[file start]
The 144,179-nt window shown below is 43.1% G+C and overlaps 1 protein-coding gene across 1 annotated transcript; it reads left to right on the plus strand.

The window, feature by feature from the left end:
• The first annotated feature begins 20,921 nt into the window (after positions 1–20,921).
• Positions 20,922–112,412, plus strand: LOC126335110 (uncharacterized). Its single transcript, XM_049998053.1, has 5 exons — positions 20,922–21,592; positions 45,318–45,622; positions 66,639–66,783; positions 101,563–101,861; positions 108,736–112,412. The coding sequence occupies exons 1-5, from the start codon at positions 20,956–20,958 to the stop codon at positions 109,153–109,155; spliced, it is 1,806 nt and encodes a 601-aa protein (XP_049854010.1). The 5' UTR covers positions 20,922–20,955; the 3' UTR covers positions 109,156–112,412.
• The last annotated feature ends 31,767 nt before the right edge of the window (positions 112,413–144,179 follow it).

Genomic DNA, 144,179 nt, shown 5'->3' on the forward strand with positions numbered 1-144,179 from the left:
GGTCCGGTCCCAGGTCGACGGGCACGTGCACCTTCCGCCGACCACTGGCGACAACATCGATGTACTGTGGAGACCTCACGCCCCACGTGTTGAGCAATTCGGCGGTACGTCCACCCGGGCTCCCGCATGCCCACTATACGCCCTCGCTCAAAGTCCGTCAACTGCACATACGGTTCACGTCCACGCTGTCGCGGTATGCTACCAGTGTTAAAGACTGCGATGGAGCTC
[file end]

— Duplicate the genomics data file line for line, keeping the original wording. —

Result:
The 144,179-nt window shown below is 43.1% G+C and overlaps 1 protein-coding gene across 1 annotated transcript; it reads left to right on the plus strand.

The window, feature by feature from the left end:
• The first annotated feature begins 20,921 nt into the window (after positions 1–20,921).
• Positions 20,922–112,412, plus strand: LOC126335110 (uncharacterized). Its single transcript, XM_049998053.1, has 5 exons — positions 20,922–21,592; positions 45,318–45,622; positions 66,639–66,783; positions 101,563–101,861; positions 108,736–112,412. The coding sequence occupies exons 1-5, from the start codon at positions 20,956–20,958 to the stop codon at positions 109,153–109,155; spliced, it is 1,806 nt and encodes a 601-aa protein (XP_049854010.1). The 5' UTR covers positions 20,922–20,955; the 3' UTR covers positions 109,156–112,412.
• The last annotated feature ends 31,767 nt before the right edge of the window (positions 112,413–144,179 follow it).

Genomic DNA, 144,179 nt, shown 5'->3' on the forward strand with positions numbered 1-144,179 from the left:
GGTCCGGTCCCAGGTCGACGGGCACGTGCACCTTCCGCCGACCACTGGCGACAACATCGATGTACTGTGGAGACCTCACGCCCCACGTGTTGAGCAATTCGGCGGTACGTCCACCCGGGCTCCCGCATGCCCACTATACGCCCTCGCTCAAAGTCCGTCAACTGCACATACGGTTCACGTCCACGCTGTCGCGGTATGCTACCAGTGTTAAAGACTGCGATGGAGCTC